Man Filling out Form

Labels Inside Form Text Inputs With Javascript

Form text inputs play some role in practically every website. It could be as simple as a search box or as complicated as a medical questionnaire. Sometimes having a label and explanation separate from the input works well. Other times there will be space or aesthetic requirements, specific formats data needs to be entered in, or slightly ambiguous fields that could use clarification. Additionally, one may want a default value for a text input to be automatically filled. In such cases, it could be useful to place the label or additional instruction [i]inside[/i] the text input itself.

1. Default Value

<form name="TestForm" id="TestForm" action="" method="Post">
<input name="name" id="name" type="text" value="Your Name" />
<input name="record" id="record" type="submit" value="Record Name" />
</form>

This creates a form called “TestForm” with a single input for a name. By setting the value in Line 2, a default value of “Your Name” is automatically filled in. Unfortunately, while it seems to satisfy the goals, it has a fatal flaw that becomes apparent when you click the field: it doesn’t disappear, forcing you to manually delete it before entering real data.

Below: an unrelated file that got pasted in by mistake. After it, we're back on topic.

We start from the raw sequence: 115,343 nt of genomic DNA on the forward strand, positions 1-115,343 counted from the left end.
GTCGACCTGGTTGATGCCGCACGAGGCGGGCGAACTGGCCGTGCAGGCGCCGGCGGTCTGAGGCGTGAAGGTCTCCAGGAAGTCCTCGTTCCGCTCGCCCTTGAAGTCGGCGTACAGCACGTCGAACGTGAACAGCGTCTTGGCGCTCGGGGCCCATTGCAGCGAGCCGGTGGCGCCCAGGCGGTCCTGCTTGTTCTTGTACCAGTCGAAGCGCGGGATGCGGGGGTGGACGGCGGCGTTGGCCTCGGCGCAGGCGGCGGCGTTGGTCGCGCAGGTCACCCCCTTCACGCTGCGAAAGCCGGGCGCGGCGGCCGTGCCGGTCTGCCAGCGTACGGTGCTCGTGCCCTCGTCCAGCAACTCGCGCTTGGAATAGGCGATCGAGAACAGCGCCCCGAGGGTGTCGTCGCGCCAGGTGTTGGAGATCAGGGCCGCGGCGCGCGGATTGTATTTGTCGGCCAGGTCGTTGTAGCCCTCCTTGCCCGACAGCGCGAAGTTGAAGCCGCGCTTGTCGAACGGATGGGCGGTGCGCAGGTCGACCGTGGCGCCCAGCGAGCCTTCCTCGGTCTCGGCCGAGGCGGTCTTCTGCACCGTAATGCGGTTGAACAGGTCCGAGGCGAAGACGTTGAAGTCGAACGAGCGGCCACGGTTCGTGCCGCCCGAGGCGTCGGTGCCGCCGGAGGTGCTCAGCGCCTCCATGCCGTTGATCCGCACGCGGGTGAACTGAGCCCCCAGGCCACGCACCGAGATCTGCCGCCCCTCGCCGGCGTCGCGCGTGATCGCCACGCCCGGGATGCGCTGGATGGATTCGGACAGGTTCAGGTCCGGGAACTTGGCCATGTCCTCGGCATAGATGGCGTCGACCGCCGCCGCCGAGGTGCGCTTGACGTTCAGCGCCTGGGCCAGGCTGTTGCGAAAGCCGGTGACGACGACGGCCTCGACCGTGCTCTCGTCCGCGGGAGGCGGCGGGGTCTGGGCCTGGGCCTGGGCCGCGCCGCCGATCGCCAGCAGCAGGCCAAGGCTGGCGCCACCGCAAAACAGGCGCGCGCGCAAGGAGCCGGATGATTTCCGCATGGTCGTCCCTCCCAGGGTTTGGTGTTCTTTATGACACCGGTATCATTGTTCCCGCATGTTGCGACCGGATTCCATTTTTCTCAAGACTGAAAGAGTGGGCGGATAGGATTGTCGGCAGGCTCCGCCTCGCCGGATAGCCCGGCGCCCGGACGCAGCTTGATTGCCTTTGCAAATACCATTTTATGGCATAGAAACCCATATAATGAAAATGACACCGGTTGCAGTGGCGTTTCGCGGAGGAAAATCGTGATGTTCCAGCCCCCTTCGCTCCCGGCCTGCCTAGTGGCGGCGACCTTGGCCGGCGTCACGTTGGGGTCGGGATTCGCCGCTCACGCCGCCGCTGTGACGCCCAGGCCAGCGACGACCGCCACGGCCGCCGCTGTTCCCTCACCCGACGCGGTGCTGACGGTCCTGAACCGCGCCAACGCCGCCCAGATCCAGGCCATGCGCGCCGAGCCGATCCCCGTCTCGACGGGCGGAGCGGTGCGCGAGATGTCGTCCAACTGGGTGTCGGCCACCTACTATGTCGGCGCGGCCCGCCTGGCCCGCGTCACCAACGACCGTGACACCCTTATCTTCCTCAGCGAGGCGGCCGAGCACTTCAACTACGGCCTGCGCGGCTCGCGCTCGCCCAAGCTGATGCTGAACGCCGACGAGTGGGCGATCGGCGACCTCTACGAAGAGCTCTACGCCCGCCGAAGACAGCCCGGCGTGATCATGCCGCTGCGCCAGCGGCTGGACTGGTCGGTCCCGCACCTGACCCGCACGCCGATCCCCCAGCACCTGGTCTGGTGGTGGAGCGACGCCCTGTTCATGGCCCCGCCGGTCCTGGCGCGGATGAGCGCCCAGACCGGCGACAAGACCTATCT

2. Clear Out The Field On Focus

<form name="TestForm" id="TestForm" action="" method="Post">
<input name="name" id="name" type="text" value="Your Name" onfocus="if (this.value == this.defaultValue) {this.value=''}" />
<input name="record" id="record" type="submit" value="Record Name" />
</form>

In Line 2, an onfocus was added. When focus is brought to the name field, either through mouse clicking or tabbing, it will check to see what the value is. If the value is the default value, then it will be erased. If not, it will leave the current input. It is very important to have this check instead of simply setting the value to nothing. Otherwise, if a user types information in and comes back to alter it, it won’t be erased entirely. One problem does crop up with this, though: if a user brings focus to the field, but doesn’t fill anything in before moving on, the field would now be unlabeled when the user goes back to it.

3. Peekaboo